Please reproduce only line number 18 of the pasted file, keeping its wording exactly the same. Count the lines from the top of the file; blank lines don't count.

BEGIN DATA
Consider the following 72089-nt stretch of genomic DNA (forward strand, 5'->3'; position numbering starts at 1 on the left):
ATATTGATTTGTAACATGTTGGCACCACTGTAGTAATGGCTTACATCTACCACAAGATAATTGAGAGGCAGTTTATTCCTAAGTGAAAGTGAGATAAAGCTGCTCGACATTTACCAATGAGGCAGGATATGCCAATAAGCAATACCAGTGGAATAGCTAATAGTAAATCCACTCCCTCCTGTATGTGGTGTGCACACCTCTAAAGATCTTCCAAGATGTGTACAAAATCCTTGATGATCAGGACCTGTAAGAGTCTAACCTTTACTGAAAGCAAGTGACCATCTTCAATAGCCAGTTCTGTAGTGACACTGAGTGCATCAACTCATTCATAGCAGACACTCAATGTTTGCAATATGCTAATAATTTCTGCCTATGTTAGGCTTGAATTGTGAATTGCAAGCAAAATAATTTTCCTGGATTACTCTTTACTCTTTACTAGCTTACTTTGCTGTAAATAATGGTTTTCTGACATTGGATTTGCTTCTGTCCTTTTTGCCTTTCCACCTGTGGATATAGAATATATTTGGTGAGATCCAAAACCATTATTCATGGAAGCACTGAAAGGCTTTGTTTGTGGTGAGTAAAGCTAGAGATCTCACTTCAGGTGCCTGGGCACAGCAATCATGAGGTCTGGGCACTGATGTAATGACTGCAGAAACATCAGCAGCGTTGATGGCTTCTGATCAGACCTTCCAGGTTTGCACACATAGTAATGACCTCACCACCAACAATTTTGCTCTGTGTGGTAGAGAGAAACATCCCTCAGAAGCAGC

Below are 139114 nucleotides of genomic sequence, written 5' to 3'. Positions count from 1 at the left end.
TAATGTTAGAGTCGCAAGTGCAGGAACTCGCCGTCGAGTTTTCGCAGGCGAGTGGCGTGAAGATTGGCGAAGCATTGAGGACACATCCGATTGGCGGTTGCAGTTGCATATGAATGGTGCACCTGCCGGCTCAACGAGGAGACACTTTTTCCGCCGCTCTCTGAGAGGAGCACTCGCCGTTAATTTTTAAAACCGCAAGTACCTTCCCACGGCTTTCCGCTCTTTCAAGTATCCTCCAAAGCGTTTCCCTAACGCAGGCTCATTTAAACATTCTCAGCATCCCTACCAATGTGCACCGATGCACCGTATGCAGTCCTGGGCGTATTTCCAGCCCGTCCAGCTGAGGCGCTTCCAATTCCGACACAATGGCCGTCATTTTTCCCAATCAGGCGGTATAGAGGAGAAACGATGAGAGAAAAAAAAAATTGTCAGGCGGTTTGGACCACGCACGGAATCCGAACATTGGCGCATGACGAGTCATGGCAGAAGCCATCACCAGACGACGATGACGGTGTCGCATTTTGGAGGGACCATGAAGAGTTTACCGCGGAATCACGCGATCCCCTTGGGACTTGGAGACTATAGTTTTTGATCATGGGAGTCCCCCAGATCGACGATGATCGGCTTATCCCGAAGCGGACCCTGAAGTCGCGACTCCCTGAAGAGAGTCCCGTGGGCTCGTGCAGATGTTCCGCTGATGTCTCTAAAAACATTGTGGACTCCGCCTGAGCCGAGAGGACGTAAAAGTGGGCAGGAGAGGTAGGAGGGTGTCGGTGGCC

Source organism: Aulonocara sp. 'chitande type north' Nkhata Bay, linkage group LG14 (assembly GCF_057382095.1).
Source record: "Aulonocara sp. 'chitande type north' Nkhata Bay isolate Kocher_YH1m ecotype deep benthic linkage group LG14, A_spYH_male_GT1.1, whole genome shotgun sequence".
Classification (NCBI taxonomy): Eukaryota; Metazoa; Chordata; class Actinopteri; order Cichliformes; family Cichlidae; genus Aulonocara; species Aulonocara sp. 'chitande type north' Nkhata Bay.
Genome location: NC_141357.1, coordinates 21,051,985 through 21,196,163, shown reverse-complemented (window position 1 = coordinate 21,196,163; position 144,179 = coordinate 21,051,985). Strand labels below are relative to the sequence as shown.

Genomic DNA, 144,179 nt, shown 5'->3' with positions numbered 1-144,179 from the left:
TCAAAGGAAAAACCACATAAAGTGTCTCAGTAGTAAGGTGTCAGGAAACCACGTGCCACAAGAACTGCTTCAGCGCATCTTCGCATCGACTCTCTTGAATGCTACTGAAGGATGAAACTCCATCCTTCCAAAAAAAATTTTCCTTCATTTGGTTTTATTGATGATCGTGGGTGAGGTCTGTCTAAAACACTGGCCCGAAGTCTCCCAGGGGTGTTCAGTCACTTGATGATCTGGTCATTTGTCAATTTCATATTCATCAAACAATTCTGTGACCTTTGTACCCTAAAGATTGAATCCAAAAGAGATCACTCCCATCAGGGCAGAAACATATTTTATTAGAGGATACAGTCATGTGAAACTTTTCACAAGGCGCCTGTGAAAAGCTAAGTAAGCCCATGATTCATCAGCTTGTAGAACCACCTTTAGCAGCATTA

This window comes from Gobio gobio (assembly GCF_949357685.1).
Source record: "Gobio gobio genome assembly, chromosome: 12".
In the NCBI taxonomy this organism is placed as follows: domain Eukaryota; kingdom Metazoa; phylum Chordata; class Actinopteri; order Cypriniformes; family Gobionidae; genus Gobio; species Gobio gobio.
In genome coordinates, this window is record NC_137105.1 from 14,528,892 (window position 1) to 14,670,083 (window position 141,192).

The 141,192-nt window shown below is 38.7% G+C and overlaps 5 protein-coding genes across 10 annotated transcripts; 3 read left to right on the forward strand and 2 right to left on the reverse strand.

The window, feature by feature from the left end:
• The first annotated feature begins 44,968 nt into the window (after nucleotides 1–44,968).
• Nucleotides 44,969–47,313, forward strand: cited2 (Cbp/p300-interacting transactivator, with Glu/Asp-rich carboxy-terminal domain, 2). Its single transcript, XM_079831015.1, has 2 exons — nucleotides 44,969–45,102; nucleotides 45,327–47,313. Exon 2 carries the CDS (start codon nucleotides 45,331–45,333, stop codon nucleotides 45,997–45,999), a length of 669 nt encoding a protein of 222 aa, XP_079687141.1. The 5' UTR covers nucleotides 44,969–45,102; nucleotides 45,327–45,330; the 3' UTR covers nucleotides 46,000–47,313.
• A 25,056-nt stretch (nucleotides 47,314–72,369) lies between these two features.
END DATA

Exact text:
• Nucleotides 44,969–47,313, forward strand: cited2 (Cbp/p300-interacting transactivator, with Glu/Asp-rich carboxy-terminal domain, 2). Its single transcript, XM_079831015.1, has 2 exons — nucleotides 44,969–45,102; nucleotides 45,327–47,313. Exon 2 carries the CDS (start codon nucleotides 45,331–45,333, stop codon nucleotides 45,997–45,999), a length of 669 nt encoding a protein of 222 aa, XP_079687141.1. The 5' UTR covers nucleotides 44,969–45,102; nucleotides 45,327–45,330; the 3' UTR covers nucleotides 46,000–47,313.